The last line of the poem is often quoted. What do you understand the line to mean — other than that one season follows another? Answer: It means that the only permanent thing in this universe is change. So everyone should be ready for a change that might flavour one’s life.
IV. (a) (b) Given below are some characteristics of an ode. How does Ode to the West Wind’ reveal these characteristics?
An ode is an elaborately structured lyric poem praising and glorifying an individual, commemorating an event, or describing nature intellectually rather than emotionally. Odes originally were songs performed to the accompaniment of a musical instrument.
Consult an encyclopaedia or surf the net and complete the table given below.
Some famous odes
1. Thomas Gray
Ode on the Spring, Ode to Adversity
2. John Keats
Ode to a Nightingale, Ode to Autumn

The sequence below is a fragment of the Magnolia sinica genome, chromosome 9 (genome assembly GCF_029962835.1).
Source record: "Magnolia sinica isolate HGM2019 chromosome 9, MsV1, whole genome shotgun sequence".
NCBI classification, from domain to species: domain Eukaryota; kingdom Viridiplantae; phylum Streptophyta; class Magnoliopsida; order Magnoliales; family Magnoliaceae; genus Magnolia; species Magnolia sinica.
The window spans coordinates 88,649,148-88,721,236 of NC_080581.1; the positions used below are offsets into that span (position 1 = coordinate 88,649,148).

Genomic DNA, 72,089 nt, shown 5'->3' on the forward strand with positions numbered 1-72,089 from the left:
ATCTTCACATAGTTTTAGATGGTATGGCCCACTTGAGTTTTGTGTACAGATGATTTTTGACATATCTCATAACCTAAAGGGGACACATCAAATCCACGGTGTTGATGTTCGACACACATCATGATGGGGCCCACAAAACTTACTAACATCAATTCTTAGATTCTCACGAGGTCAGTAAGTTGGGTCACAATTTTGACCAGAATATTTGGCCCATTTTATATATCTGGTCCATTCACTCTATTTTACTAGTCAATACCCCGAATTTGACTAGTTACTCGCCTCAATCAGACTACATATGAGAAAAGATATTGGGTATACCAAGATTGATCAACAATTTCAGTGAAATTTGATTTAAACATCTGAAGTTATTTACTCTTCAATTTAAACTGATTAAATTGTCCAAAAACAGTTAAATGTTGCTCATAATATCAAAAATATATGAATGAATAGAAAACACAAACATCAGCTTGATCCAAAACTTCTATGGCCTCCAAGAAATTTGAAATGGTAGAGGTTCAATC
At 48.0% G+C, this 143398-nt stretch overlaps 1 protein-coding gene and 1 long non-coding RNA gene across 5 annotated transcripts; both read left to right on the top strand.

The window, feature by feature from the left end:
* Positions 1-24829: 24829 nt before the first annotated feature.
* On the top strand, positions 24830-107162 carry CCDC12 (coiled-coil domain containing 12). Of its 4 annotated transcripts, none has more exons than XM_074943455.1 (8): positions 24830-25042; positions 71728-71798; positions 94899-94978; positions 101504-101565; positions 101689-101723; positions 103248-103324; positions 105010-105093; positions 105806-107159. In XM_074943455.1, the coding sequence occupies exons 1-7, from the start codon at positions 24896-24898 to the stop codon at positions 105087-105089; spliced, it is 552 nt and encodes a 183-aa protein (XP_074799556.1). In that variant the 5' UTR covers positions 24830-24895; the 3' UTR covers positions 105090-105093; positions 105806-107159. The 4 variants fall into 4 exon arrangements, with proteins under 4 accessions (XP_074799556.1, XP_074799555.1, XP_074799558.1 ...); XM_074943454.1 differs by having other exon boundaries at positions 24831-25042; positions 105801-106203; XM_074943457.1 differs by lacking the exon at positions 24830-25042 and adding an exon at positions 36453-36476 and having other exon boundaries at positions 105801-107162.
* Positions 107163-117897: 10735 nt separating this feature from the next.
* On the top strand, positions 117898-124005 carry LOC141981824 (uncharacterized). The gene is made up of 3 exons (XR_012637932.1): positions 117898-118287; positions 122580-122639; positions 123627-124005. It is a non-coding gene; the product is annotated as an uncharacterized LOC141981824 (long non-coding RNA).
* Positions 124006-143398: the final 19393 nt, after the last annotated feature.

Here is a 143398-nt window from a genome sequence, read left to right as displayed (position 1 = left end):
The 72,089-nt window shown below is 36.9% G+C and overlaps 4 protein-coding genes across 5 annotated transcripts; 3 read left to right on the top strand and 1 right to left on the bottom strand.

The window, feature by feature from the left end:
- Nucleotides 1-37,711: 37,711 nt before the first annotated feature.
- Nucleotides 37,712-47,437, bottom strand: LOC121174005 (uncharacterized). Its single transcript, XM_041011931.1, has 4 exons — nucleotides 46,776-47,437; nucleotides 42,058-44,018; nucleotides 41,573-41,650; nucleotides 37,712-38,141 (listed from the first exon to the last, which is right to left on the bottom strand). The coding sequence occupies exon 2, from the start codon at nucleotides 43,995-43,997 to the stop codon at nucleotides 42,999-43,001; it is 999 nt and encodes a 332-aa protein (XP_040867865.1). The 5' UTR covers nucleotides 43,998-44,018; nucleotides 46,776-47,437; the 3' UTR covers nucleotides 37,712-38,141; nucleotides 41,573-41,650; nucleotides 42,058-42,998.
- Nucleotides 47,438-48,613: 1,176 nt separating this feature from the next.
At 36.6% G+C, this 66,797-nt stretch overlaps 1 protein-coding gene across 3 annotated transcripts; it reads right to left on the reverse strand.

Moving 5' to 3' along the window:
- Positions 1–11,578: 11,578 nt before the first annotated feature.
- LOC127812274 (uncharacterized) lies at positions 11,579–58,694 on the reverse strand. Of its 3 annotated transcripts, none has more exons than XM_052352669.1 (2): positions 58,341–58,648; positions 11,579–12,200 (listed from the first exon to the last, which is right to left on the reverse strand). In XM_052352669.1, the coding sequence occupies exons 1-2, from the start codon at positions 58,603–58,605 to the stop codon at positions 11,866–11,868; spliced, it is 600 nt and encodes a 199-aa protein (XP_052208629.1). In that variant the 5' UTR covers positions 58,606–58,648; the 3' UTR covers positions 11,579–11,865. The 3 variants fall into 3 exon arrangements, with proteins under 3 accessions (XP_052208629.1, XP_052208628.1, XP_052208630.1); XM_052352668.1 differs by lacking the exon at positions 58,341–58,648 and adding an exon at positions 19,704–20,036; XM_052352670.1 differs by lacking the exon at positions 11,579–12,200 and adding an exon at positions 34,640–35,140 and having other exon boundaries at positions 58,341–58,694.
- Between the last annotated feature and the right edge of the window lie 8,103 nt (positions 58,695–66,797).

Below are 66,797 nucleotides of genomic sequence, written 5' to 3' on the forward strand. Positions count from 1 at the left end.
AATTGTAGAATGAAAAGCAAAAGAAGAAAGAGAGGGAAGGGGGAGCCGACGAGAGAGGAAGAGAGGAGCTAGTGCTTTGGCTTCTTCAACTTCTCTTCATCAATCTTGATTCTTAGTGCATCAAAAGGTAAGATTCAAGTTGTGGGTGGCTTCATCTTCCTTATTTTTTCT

3. William Wordsworth
Ode to Duty, Ode Composed in January 1816
4. Percy Bysshe Shelley
Ode to Liberty, Ode to Naples
Personification is giving human characteristics to an inanimate object or animal. Poets commonly use this technique to create images in their writing and to give their writing a greater sensory appeal.
In this poem the poet has personified the west wind. Who do you think he has personified the west wind as?
Answer: The poet has personified the West Wind as Autumn.
Symbolism is yet another poetic device which is used to represent or recall something else possessing similar qualities especially an object representing an abstract thought or quality.
In ‘Ode to the West Wind’ the west wind is symbolic of both death and rebirth. Find instances from the poem to bring out this symbolism.